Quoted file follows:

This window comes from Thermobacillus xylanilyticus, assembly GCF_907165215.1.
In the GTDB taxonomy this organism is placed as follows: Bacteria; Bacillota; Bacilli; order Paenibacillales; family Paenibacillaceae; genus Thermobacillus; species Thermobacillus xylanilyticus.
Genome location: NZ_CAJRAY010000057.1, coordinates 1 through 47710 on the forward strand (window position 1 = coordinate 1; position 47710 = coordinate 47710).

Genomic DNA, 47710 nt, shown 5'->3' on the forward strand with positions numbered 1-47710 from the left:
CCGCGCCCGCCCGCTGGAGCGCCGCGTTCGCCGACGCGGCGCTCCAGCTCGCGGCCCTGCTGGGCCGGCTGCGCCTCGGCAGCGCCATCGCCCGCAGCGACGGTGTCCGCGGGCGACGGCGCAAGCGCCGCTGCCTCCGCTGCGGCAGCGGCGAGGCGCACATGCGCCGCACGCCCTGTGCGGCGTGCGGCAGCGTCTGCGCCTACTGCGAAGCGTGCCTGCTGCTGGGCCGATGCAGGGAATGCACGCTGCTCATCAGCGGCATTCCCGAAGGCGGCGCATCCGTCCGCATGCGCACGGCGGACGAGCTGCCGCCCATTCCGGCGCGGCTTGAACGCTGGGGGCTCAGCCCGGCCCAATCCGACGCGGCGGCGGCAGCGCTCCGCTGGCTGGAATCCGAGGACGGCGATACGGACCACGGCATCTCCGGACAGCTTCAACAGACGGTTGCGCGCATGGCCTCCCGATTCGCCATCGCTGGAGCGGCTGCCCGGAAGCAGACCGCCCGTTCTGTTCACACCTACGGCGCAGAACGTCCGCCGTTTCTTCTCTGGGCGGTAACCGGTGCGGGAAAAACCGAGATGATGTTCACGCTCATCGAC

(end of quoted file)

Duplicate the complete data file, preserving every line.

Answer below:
This window comes from Thermobacillus xylanilyticus, assembly GCF_907165215.1.
In the GTDB taxonomy this organism is placed as follows: Bacteria; Bacillota; Bacilli; order Paenibacillales; family Paenibacillaceae; genus Thermobacillus; species Thermobacillus xylanilyticus.
Genome location: NZ_CAJRAY010000057.1, coordinates 1 through 47710 on the forward strand (window position 1 = coordinate 1; position 47710 = coordinate 47710).

Genomic DNA, 47710 nt, shown 5'->3' on the forward strand with positions numbered 1-47710 from the left:
CCGCGCCCGCCCGCTGGAGCGCCGCGTTCGCCGACGCGGCGCTCCAGCTCGCGGCCCTGCTGGGCCGGCTGCGCCTCGGCAGCGCCATCGCCCGCAGCGACGGTGTCCGCGGGCGACGGCGCAAGCGCCGCTGCCTCCGCTGCGGCAGCGGCGAGGCGCACATGCGCCGCACGCCCTGTGCGGCGTGCGGCAGCGTCTGCGCCTACTGCGAAGCGTGCCTGCTGCTGGGCCGATGCAGGGAATGCACGCTGCTCATCAGCGGCATTCCCGAAGGCGGCGCATCCGTCCGCATGCGCACGGCGGACGAGCTGCCGCCCATTCCGGCGCGGCTTGAACGCTGGGGGCTCAGCCCGGCCCAATCCGACGCGGCGGCGGCAGCGCTCCGCTGGCTGGAATCCGAGGACGGCGATACGGACCACGGCATCTCCGGACAGCTTCAACAGACGGTTGCGCGCATGGCCTCCCGATTCGCCATCGCTGGAGCGGCTGCCCGGAAGCAGACCGCCCGTTCTGTTCACACCTACGGCGCAGAACGTCCGCCGTTTCTTCTCTGGGCGGTAACCGGTGCGGGAAAAACCGAGATGATGTTCACGCTCATCGAC